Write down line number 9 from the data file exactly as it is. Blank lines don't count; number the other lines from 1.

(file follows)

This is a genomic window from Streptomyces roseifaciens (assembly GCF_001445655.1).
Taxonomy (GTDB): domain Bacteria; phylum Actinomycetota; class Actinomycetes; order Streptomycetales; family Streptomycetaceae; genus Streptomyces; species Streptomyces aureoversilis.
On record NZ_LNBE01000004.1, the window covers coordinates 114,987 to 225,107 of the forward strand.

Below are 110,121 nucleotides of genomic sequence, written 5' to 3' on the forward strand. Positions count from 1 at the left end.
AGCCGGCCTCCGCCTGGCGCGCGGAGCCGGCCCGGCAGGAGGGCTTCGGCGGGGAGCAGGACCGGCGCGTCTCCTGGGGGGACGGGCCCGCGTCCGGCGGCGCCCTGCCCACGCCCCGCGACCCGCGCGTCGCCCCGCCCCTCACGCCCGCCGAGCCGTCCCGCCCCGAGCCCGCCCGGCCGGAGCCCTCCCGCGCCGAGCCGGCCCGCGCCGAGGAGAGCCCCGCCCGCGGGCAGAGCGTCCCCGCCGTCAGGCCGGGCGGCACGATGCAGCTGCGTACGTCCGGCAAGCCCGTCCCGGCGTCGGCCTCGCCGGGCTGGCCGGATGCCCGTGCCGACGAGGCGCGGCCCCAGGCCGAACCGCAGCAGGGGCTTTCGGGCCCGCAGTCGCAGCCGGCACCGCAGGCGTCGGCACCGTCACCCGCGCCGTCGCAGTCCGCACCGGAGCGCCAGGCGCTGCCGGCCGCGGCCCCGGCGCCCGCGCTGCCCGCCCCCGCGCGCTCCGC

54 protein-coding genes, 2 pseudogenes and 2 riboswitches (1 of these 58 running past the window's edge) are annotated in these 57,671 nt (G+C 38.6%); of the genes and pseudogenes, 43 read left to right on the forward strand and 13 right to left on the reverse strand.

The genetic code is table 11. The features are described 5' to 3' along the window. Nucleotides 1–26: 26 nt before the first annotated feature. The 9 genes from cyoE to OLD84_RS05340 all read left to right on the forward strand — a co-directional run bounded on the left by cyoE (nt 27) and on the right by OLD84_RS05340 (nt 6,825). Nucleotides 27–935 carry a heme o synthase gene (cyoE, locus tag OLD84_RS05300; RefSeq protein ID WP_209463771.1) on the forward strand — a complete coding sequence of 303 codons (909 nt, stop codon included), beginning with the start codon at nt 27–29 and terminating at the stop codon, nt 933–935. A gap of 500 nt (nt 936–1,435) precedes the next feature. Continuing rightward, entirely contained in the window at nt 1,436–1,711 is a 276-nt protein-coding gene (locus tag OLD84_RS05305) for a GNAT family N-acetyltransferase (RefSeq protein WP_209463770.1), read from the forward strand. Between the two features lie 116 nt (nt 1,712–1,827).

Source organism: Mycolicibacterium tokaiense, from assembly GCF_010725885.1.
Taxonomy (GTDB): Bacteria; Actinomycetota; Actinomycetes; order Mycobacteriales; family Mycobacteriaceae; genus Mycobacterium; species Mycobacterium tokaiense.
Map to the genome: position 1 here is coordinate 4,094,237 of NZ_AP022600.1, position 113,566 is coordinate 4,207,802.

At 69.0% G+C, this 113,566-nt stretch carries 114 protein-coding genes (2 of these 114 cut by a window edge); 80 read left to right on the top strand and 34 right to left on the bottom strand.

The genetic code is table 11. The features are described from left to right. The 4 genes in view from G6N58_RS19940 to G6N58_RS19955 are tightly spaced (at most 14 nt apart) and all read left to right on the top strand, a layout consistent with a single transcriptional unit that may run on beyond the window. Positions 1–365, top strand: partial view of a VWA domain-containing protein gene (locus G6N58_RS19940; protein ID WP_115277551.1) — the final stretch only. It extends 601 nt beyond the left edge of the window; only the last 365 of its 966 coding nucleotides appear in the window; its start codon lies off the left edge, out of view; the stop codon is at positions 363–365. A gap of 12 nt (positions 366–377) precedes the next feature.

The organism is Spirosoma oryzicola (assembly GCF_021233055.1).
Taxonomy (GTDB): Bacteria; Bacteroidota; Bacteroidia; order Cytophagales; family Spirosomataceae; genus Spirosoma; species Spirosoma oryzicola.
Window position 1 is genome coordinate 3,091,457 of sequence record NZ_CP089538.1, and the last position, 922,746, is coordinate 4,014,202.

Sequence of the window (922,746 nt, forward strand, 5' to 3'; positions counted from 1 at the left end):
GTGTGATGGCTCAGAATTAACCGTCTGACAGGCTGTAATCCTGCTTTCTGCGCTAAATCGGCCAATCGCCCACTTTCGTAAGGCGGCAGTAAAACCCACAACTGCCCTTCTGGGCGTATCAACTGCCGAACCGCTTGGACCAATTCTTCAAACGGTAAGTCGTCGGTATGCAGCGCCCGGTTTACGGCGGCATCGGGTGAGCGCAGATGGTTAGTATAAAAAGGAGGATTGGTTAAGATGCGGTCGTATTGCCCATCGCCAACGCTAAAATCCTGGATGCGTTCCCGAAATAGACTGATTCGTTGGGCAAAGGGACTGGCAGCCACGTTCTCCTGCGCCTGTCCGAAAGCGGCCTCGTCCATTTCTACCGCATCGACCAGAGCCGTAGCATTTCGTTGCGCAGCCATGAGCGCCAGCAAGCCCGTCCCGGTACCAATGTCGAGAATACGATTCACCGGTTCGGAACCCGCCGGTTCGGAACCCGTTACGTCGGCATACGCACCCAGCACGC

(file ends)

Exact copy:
Taxonomy (GTDB): Bacteria; Actinomycetota; Actinomycetes; order Mycobacteriales; family Mycobacteriaceae; genus Mycobacterium; species Mycobacterium tokaiense.